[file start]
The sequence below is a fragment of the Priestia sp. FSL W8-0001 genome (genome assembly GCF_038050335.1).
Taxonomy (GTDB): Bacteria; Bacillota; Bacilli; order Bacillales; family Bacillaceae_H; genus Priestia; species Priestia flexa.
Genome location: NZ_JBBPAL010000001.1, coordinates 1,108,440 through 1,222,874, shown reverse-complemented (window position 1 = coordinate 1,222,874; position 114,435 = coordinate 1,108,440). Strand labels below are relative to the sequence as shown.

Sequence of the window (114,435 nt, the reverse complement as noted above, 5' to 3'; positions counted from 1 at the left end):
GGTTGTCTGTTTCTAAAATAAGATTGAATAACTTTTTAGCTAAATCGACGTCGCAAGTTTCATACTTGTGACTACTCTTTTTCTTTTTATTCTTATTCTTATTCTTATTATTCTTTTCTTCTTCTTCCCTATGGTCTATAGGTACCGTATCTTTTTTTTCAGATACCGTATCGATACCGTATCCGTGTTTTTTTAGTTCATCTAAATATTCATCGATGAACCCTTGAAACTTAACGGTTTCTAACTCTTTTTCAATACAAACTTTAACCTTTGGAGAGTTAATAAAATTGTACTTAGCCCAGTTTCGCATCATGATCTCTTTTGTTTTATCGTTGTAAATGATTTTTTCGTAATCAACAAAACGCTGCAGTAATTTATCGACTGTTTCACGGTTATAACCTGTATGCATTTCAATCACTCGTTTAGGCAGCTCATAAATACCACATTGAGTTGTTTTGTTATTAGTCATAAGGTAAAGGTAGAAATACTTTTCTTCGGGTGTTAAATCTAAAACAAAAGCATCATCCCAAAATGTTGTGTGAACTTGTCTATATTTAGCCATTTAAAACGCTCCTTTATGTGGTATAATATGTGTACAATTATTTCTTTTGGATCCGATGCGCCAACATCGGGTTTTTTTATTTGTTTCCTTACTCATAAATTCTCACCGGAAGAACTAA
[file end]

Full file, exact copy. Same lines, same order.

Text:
The sequence below is a fragment of the Priestia sp. FSL W8-0001 genome (genome assembly GCF_038050335.1).
Taxonomy (GTDB): Bacteria; Bacillota; Bacilli; order Bacillales; family Bacillaceae_H; genus Priestia; species Priestia flexa.
Genome location: NZ_JBBPAL010000001.1, coordinates 1,108,440 through 1,222,874, shown reverse-complemented (window position 1 = coordinate 1,222,874; position 114,435 = coordinate 1,108,440). Strand labels below are relative to the sequence as shown.

Sequence of the window (114,435 nt, the reverse complement as noted above, 5' to 3'; positions counted from 1 at the left end):
GGTTGTCTGTTTCTAAAATAAGATTGAATAACTTTTTAGCTAAATCGACGTCGCAAGTTTCATACTTGTGACTACTCTTTTTCTTTTTATTCTTATTCTTATTCTTATTATTCTTTTCTTCTTCTTCCCTATGGTCTATAGGTACCGTATCTTTTTTTTCAGATACCGTATCGATACCGTATCCGTGTTTTTTTAGTTCATCTAAATATTCATCGATGAACCCTTGAAACTTAACGGTTTCTAACTCTTTTTCAATACAAACTTTAACCTTTGGAGAGTTAATAAAATTGTACTTAGCCCAGTTTCGCATCATGATCTCTTTTGTTTTATCGTTGTAAATGATTTTTTCGTAATCAACAAAACGCTGCAGTAATTTATCGACTGTTTCACGGTTATAACCTGTATGCATTTCAATCACTCGTTTAGGCAGCTCATAAATACCACATTGAGTTGTTTTGTTATTAGTCATAAGGTAAAGGTAGAAATACTTTTCTTCGGGTGTTAAATCTAAAACAAAAGCATCATCCCAAAATGTTGTGTGAACTTGTCTATATTTAGCCATTTAAAACGCTCCTTTATGTGGTATAATATGTGTACAATTATTTCTTTTGGATCCGATGCGCCAACATCGGGTTTTTTTATTTGTTTCCTTACTCATAAATTCTCACCGGAAGAACTAA